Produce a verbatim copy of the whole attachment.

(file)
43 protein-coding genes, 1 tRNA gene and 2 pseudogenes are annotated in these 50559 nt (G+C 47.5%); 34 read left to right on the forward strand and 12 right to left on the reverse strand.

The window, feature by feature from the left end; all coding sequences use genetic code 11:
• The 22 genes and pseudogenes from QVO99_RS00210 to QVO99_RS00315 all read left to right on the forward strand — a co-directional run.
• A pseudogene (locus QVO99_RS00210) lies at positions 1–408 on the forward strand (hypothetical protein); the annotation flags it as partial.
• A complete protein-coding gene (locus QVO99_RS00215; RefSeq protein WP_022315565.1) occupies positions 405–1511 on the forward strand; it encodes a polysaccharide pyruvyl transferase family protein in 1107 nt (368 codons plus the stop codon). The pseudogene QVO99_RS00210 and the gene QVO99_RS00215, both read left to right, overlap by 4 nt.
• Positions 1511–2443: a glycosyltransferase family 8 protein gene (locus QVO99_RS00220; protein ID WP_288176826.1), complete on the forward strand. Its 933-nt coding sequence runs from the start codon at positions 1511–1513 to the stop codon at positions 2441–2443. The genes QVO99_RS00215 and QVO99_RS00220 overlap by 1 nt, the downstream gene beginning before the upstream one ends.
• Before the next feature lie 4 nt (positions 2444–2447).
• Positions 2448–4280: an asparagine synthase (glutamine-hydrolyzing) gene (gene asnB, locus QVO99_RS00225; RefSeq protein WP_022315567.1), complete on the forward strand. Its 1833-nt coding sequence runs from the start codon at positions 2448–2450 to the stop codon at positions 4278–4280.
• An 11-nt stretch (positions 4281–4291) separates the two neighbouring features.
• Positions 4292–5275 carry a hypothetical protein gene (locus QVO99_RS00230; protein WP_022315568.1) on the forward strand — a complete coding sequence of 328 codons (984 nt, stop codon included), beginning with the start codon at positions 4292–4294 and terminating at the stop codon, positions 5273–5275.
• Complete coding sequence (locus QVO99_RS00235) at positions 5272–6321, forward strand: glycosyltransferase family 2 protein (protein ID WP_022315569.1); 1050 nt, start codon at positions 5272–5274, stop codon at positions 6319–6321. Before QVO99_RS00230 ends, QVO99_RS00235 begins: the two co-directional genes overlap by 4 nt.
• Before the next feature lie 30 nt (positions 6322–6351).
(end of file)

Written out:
43 protein-coding genes, 1 tRNA gene and 2 pseudogenes are annotated in these 50559 nt (G+C 47.5%); 34 read left to right on the forward strand and 12 right to left on the reverse strand.

The window, feature by feature from the left end; all coding sequences use genetic code 11:
• The 22 genes and pseudogenes from QVO99_RS00210 to QVO99_RS00315 all read left to right on the forward strand — a co-directional run.
• A pseudogene (locus QVO99_RS00210) lies at positions 1–408 on the forward strand (hypothetical protein); the annotation flags it as partial.
• A complete protein-coding gene (locus QVO99_RS00215; RefSeq protein WP_022315565.1) occupies positions 405–1511 on the forward strand; it encodes a polysaccharide pyruvyl transferase family protein in 1107 nt (368 codons plus the stop codon). The pseudogene QVO99_RS00210 and the gene QVO99_RS00215, both read left to right, overlap by 4 nt.
• Positions 1511–2443: a glycosyltransferase family 8 protein gene (locus QVO99_RS00220; protein ID WP_288176826.1), complete on the forward strand. Its 933-nt coding sequence runs from the start codon at positions 1511–1513 to the stop codon at positions 2441–2443. The genes QVO99_RS00215 and QVO99_RS00220 overlap by 1 nt, the downstream gene beginning before the upstream one ends.
• Before the next feature lie 4 nt (positions 2444–2447).
• Positions 2448–4280: an asparagine synthase (glutamine-hydrolyzing) gene (gene asnB, locus QVO99_RS00225; RefSeq protein WP_022315567.1), complete on the forward strand. Its 1833-nt coding sequence runs from the start codon at positions 2448–2450 to the stop codon at positions 4278–4280.
• An 11-nt stretch (positions 4281–4291) separates the two neighbouring features.
• Positions 4292–5275 carry a hypothetical protein gene (locus QVO99_RS00230; protein WP_022315568.1) on the forward strand — a complete coding sequence of 328 codons (984 nt, stop codon included), beginning with the start codon at positions 4292–4294 and terminating at the stop codon, positions 5273–5275.
• Complete coding sequence (locus QVO99_RS00235) at positions 5272–6321, forward strand: glycosyltransferase family 2 protein (protein ID WP_022315569.1); 1050 nt, start codon at positions 5272–5274, stop codon at positions 6319–6321. Before QVO99_RS00230 ends, QVO99_RS00235 begins: the two co-directional genes overlap by 4 nt.
• Before the next feature lie 30 nt (positions 6322–6351).